The untold truth of ice cream

Whether they're into vanilla, rocky road, or mint chocolate chip, most Americans love Ice cream. But have you ever wondered if there's more to this delicious dessert? Even if you've eaten ice cream every day of your life, you likely don't know everything about it. The untold truth of ice cream include tales of American presidents, a cone that could hold enough ice cream to feed over 10,000 people, and even (weirdly), oysters.

We eat a lot of ice cream

I consider ice cream one of my guilty pleasures, so learning that the average American eats 22 pounds of ice cream a year made me breathe a sigh of relief. Now I can indulge with the knowledge that my fellow Americans are also scarfing down this delicious dessert with abandon.

The International Dairy Foods Association reported that "U.S. ice cream companies made more than 872 million gallons of ice cream in 2014." Unsurprisingly, the summer months are the most popular time for eating ice cream and more ice cream is produced in June than in any other month. In 2012, based on credit card transactions, D.C. ate the most ice cream of any state in the US.

Ice cream cones were born out of despiration

In the early 1900s, two unrelated immigrants to America — one Italian and one Syrian — "invented" the ice cream cone a year apart from each other. An Italian named Italo Marchiony, who had immigrated to the US in the late 1800s, was granted an ice cream cone patent in 1903. But that's not when ice cream cones really took off.

At the St. Louis World's Fair, a Syrian named Ernest A. Hamwi was selling zalabis, essentially Syrian waffle treats, when the ice cream seller next to him ran out of dishes. In true entrepreneurial fashion, Hamwi shaped one of his zalabis into a cone and gave it to the ice cream seller. The ice cream seller's predicament became Hamwi's success, and ice cream cones were finally on the map.

Hamwi went on to open the Missouri Cone Company and in the 1950s, The International Association of Ice Cream Manufacturers named him the inventor of the ice cream cone. Other accounts attribute the ice cream cone to different inventors, but one thing's for sure — the St. Louis World Fair did spread the popularity of the cones.

Ice cream sundaes were originally only sold on Sundays

Much like the origin story of ice cream cones, there are multiple accounts of the first ice cream sundaes. All accounts agree on one thing, though — the name ice cream sundae started because they were served on Sundays. In one version of the origin story, a law passed in 1890 prevented the sale of soda water on Sundays in Evanston, Illinois. In response, the soda fountains began selling ice cream sodas without the soda —essentially, ice cream sundaes.

The second version takes place in 1881 in Two Rivers, Wisconsin, when George Hallauer asked soda fountain owner Ed Berners if he would add chocolate syrup to his ice cream. Berner then added it to his regular menu. George Giffy, the owner of the ice cream shop in a nearby town, decided to serve the same thing to his customers, and he only sold it on Sundays.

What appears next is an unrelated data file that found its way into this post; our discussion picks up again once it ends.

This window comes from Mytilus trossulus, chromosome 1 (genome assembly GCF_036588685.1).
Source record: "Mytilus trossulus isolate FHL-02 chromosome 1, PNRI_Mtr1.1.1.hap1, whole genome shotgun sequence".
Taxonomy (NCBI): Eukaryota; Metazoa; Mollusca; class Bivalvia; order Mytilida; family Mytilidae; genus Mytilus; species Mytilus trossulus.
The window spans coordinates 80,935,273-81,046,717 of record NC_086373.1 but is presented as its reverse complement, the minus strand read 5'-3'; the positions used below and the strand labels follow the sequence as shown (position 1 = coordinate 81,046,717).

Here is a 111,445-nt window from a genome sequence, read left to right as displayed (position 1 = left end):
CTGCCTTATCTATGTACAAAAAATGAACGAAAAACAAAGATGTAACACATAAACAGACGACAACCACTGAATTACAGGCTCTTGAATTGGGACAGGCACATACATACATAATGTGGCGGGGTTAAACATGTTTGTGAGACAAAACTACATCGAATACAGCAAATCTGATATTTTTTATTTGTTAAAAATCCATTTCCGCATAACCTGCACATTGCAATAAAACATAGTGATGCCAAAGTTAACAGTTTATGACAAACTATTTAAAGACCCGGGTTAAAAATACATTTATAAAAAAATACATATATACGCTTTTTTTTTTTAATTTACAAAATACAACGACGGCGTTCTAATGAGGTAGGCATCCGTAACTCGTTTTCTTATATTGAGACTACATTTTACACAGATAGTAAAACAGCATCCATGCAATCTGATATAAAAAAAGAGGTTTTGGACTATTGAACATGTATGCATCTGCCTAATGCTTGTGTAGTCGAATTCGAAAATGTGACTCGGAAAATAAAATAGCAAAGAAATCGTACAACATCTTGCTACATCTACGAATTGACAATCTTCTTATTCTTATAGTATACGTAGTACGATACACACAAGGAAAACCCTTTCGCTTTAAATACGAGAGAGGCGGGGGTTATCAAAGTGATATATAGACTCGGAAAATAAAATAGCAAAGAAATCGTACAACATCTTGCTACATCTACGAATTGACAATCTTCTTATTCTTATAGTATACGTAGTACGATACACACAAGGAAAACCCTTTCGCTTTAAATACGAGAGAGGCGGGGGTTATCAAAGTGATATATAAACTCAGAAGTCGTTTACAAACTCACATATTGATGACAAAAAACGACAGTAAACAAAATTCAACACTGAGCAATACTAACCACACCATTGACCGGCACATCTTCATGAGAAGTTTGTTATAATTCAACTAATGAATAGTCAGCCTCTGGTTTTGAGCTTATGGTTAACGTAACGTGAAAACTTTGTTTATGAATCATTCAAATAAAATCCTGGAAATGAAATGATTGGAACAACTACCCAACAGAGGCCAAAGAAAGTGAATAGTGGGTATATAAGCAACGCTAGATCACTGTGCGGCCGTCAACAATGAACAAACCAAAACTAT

In the third version, Chester Platt, a drugstore owner in Ithaca, New York, served Reverend John Scott vanilla ice cream with chocolate syrup and a candied cherry on (you guessed it) Sundays.

Ice cream trucks and Good Humor bars have something in common

Harry Burt, the inventor of Good Humor bars, is also credited for masterminding the idea of ice cream trucks. One night in 1920, Burt's son had the idea to combine ice cream and lollipop sticks — thus coming up with one of the best inventions since the ice cream sundae, the Good Humor bar. According to Country Living, he was already delivering ice cream when the Good Humor bar was invented. The ease in which the bars could be eaten gave him the idea to sell them directly to customers on the street.

There's a cure for ice cream headaches

You know that painful brain freeze you get when you eat your ice cream too quickly? Well, Dr. Jorge Serrador, a cardiovascular electronics researcher, actually did a medical study to find out how to cure it. He recruited 13 healthy adult volunteers, had them sip ice cold water, and then monitored the blood flow to their brains.

What they found out is that essentially, your brain tries to protect itself from the change in temperature by flooding blood into the  area. If you want to get rid of your ice cream headache, just warm up your palate by drinking warm water or putting your tongue up to your palate.

Apparently, ice cream headaches do have a purpose, and it's not just to get you to eat your ice cream more slowly!

Ice cream can kill you (literally)

Unfortunately, ice cream stories don't all have a sweet ending. According to Country Living, before milk was pasteurized in the late 1800s, ice cream poisonings were a common occurrence. "Newspapers described ice cream poisoning epidemics in which dozens of fair-goers, picnic attendees, and party guests were stricken or killed."

Luckily, ice cream epidemics aren't common today, but they're not gone completely. From January 2010 to January 2015, ten cases of listeria infection broke out in four different states. Three of the patients, all living in Kansas, died of their illnesses. For a long time, no one could figure out where the listeria was coming from. That is, until a team from the South Carolina Department of Health linked the listeria cases with Blue Bell ice cream. Blue Bell later recalled all of its products in Texas and Oklahoma — the states where their factories had been linked to the outbreaks.